Biblical history has shown that even when God has made his existence and will blatant it has had no bearing on faith or non-faith, belief or disbelief. What if, you might ask, God upped his persistence? What if God was there all of the time explaining why certain things were happening in our lives? Or revealing the moral of every story we did not get on the first reading? I listened to a debate involving William Lane Craig some time ago where Craig pondered that very concept. Craig came to the conclusion that this would not be unlike living in a haunted house. Imagine you stub your toe, which makes you late to work, and God chimes in, “Don’t worry. If you hadn’t stubbed your toe you would have been in a car wreck today”. What an odd world it would be.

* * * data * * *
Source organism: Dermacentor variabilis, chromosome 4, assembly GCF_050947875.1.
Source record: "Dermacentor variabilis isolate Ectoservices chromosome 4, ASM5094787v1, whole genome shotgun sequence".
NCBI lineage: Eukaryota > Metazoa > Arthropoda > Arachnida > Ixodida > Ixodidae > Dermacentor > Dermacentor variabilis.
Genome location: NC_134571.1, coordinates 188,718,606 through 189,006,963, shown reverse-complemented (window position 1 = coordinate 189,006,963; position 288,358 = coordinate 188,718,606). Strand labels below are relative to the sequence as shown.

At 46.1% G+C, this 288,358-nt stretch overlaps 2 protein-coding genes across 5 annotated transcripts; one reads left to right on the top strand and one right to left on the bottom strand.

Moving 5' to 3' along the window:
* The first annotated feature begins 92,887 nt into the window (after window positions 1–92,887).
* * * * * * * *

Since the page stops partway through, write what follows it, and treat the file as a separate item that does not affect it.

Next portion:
- If God exists He would make His existence blatant.
- God makes His existence blatant.
- God exists.
The fact of the matter is, it is on us to seek God, and not the other way around. This so called “problem” of God’s “hiddenness” is not God’s problem, but ours. God has provided ample evidence of his existence and authority, yet we choose not to believe. It seems that the problem we really need to be worried about is the problem of pride. We speak about what God would have to do for us to believe. The fact that we are not struck down in our sin is a demonstration of God’s infinite mercy. We need to get away from that “what have you done for me lately” attitude, and asks ourselves, “what have I done to show God I love Him lately”? As usual, the “problem” is not with God, but with us.